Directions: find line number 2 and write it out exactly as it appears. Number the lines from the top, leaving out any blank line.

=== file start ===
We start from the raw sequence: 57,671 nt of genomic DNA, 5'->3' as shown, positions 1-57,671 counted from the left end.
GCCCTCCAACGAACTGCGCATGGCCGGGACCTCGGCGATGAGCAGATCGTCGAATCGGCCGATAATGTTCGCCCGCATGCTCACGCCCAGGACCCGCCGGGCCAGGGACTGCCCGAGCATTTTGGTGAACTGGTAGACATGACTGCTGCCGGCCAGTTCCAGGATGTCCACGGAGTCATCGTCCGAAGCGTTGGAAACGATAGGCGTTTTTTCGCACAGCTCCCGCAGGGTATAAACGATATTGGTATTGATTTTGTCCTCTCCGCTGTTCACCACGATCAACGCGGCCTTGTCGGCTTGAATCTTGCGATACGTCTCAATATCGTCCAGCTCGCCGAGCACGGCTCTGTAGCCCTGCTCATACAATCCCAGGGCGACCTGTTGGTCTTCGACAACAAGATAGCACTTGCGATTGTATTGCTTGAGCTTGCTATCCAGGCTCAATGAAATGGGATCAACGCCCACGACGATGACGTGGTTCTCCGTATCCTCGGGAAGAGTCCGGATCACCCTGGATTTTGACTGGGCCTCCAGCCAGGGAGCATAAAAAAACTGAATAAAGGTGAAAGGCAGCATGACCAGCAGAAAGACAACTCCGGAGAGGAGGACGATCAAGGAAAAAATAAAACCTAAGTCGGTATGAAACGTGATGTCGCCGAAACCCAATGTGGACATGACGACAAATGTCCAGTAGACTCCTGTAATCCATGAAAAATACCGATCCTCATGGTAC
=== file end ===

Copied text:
GCCCTCCAACGAACTGCGCATGGCCGGGACCTCGGCGATGAGCAGATCGTCGAATCGGCCGATAATGTTCGCCCGCATGCTCACGCCCAGGACCCGCCGGGCCAGGGACTGCCCGAGCATTTTGGTGAACTGGTAGACATGACTGCTGCCGGCCAGTTCCAGGATGTCCACGGAGTCATCGTCCGAAGCGTTGGAAACGATAGGCGTTTTTTCGCACAGCTCCCGCAGGGTATAAACGATATTGGTATTGATTTTGTCCTCTCCGCTGTTCACCACGATCAACGCGGCCTTGTCGGCTTGAATCTTGCGATACGTCTCAATATCGTCCAGCTCGCCGAGCACGGCTCTGTAGCCCTGCTCATACAATCCCAGGGCGACCTGTTGGTCTTCGACAACAAGATAGCACTTGCGATTGTATTGCTTGAGCTTGCTATCCAGGCTCAATGAAATGGGATCAACGCCCACGACGATGACGTGGTTCTCCGTATCCTCGGGAAGAGTCCGGATCACCCTGGATTTTGACTGGGCCTCCAGCCAGGGAGCATAAAAAAACTGAATAAAGGTGAAAGGCAGCATGACCAGCAGAAAGACAACTCCGGAGAGGAGGACGATCAAGGAAAAAATAAAACCTAAGTCGGTATGAAACGTGATGTCGCCGAAACCCAATGTGGACATGACGACAAATGTCCAGTAGACTCCTGTAATCCATGAAAAATACCGATCCTCATGGTAC